Early reports and predictions about political spending in this election cycle claim there’s a 30 percent increase over the last mid-term election. One figure hazards that this campaign will total out to around $3.7 billion. Spending on ads is said to be up 75 percent. Traditional spending via parties and party committees shows Democrats to have an edge over Republicans by about $20 million. Republicans are making up for it, we’re told, by newly re-legalized “outside” spending.
A CBS News report relates the conventional wisdom about this. Watchdog groups “say more ads and information can be good — but voters can’t judge their credibility when donors are secret.” One expert decries this, saying “We just cannot know and we’ll never know who is ponying up the money.”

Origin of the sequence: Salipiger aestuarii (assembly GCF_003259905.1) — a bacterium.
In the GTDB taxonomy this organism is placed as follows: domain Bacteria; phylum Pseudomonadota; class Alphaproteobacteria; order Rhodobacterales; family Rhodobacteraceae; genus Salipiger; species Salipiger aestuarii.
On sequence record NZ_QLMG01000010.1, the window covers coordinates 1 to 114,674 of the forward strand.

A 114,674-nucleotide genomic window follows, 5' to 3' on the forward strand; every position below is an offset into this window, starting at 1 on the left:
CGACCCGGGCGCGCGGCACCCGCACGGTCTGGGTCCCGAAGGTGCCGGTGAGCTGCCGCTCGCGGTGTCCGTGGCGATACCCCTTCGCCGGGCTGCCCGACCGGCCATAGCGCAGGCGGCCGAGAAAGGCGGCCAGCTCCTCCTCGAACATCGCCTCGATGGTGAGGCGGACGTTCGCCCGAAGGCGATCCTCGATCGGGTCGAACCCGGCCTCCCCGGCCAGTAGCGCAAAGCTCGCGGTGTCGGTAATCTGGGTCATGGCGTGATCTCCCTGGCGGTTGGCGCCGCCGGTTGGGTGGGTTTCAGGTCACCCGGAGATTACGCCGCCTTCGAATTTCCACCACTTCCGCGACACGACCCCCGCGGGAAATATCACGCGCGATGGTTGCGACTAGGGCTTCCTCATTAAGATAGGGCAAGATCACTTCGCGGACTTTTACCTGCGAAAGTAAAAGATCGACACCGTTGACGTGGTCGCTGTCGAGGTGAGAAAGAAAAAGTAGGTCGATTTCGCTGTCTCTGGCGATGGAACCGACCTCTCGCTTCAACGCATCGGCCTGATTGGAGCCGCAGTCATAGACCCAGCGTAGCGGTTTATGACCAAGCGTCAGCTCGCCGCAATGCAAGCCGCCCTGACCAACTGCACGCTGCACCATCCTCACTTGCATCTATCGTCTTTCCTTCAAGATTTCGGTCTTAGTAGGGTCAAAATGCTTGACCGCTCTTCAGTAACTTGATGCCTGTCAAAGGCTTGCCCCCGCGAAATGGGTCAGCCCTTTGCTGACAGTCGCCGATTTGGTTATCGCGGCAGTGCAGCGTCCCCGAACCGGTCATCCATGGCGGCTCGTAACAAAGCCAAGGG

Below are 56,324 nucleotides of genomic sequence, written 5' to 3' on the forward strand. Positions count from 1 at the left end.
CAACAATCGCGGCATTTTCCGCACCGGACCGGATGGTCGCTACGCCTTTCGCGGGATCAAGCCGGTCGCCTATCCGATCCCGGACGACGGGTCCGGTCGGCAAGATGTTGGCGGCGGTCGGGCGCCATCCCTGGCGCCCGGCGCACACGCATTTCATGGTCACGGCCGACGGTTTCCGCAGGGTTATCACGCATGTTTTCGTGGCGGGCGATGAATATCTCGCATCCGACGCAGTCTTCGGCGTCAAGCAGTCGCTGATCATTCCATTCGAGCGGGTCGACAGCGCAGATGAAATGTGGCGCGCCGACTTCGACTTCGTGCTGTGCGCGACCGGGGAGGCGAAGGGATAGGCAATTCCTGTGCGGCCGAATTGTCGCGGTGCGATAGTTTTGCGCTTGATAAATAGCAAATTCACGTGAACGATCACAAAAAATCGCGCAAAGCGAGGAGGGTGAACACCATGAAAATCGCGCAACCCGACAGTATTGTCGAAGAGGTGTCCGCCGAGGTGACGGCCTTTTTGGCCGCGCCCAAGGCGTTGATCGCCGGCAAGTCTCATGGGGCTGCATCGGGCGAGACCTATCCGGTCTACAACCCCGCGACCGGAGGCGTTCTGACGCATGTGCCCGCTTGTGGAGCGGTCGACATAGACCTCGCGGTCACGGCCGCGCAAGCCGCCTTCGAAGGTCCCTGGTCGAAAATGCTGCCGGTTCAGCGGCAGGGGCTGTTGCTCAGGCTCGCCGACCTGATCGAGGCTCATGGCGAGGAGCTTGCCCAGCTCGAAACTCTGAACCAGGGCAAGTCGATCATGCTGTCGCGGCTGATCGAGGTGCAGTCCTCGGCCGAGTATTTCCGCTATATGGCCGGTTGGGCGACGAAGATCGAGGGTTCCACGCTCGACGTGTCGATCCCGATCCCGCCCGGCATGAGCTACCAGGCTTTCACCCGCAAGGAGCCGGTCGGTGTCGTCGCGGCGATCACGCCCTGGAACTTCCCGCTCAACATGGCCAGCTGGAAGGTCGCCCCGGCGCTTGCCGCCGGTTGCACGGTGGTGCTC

I say, “so what?”
Information cannot be judged good or bad, nor facts or argument dismissed, depending on where the money comes from to distribute the information and argumentation. The classic fallacy of the argumentum ad hominem judges conclusions by the character of the speaker rather than the truth of the facts or the validity of arguments.
Its dominance in politics is a curse, not a blessing.
Demands for full transparency of citizen activism bolster the nasty politics of a logical fallacy. When we don’t know the economic provenance of an ad or a slogan or an argument, we’ll just have to decide the issue on its own merits.
This is Common Sense. I’m Paul Jacob.